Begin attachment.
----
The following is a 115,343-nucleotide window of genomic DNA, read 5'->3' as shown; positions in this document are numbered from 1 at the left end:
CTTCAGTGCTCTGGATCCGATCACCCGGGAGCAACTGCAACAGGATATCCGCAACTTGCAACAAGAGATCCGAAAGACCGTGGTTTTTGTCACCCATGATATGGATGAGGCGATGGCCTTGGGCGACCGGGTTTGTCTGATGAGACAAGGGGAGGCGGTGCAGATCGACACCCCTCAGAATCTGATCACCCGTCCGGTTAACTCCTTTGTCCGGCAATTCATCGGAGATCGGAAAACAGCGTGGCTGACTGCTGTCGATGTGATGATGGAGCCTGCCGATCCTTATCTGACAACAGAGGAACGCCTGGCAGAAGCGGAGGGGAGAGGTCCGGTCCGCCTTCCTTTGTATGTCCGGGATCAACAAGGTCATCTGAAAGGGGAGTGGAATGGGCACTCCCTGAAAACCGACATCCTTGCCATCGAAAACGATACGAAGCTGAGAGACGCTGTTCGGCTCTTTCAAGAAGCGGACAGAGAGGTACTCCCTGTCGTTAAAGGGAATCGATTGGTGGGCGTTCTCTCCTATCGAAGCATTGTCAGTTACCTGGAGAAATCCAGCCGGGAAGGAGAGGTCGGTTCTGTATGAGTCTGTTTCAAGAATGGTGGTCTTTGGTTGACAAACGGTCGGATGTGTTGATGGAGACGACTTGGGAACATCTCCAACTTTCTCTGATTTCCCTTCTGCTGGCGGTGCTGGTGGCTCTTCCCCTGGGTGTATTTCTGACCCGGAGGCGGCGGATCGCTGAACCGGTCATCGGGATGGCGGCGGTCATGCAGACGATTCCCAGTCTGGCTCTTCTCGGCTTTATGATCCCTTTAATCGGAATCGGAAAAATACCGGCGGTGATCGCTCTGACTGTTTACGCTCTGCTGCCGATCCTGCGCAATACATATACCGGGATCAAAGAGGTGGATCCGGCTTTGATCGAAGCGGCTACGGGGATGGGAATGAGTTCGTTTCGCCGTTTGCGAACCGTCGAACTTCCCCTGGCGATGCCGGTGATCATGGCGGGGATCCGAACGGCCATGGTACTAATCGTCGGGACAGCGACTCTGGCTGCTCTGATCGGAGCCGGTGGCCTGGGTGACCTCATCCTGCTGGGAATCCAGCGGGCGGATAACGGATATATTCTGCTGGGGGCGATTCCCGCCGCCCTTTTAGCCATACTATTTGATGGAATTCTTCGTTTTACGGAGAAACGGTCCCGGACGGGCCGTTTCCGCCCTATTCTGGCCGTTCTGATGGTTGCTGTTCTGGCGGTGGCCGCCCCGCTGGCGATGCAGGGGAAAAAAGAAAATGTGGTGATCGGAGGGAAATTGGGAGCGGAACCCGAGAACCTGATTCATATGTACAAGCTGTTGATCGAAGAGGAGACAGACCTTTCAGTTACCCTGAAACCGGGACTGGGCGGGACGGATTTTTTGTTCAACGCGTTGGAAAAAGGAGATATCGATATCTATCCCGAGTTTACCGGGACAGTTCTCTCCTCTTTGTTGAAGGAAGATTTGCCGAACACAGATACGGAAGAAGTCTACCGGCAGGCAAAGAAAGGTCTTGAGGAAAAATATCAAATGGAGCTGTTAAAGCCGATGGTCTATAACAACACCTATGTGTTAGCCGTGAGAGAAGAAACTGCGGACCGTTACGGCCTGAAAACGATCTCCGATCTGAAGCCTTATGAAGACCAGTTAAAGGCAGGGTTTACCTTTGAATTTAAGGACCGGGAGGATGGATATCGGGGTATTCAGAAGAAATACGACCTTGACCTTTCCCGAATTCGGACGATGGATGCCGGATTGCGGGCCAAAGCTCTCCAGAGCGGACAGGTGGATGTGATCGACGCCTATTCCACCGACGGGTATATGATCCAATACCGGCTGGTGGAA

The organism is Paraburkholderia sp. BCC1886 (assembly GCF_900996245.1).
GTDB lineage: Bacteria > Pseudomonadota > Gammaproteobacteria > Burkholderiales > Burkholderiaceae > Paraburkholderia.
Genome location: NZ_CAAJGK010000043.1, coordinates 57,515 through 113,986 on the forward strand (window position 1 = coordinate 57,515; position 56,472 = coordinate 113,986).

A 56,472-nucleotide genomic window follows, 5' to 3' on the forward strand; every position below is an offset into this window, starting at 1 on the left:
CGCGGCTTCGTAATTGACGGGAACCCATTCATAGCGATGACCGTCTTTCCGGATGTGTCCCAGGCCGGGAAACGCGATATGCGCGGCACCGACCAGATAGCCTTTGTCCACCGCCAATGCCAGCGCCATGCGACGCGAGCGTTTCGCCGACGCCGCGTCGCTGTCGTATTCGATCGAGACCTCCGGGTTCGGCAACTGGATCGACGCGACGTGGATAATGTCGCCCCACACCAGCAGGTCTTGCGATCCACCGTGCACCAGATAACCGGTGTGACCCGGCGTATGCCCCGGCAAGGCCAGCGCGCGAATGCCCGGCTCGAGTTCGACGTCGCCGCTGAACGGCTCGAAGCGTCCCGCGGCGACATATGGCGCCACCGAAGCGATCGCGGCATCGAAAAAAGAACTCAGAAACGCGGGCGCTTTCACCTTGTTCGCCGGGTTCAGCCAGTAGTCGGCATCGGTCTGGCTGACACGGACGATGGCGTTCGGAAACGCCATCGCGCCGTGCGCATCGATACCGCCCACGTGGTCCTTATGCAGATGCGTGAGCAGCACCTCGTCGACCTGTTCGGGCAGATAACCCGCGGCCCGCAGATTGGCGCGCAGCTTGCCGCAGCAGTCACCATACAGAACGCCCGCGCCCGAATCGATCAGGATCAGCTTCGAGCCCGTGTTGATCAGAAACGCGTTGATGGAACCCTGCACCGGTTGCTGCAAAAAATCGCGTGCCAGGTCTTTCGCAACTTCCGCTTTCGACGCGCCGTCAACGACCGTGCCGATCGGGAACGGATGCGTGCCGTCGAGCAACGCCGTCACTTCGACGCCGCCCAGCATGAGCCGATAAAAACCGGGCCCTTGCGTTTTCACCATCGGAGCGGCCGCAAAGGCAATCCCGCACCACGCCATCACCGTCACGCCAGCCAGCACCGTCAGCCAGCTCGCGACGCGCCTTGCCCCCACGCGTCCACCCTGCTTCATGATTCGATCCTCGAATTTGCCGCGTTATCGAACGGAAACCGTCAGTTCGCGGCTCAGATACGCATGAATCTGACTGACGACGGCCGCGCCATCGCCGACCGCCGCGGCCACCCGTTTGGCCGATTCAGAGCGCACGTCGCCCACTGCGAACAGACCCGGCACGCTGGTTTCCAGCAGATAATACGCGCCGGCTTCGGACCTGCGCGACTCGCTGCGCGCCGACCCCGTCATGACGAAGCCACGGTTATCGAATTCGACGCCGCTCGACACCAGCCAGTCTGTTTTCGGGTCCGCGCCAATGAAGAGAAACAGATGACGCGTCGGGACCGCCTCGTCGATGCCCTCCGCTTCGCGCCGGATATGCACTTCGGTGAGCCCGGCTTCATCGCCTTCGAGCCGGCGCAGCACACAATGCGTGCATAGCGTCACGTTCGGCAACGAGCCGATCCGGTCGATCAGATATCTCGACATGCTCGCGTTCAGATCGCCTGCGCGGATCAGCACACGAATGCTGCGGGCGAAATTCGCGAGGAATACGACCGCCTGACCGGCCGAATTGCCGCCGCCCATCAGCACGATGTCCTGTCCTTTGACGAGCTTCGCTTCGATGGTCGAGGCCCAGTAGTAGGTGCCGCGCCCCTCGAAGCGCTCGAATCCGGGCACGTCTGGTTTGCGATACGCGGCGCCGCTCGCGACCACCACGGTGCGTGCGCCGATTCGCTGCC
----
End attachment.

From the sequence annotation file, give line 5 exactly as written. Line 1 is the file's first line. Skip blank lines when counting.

Genome location: NZ_CAAJGK010000043.1, coordinates 57,515 through 113,986 on the forward strand (window position 1 = coordinate 57,515; position 56,472 = coordinate 113,986).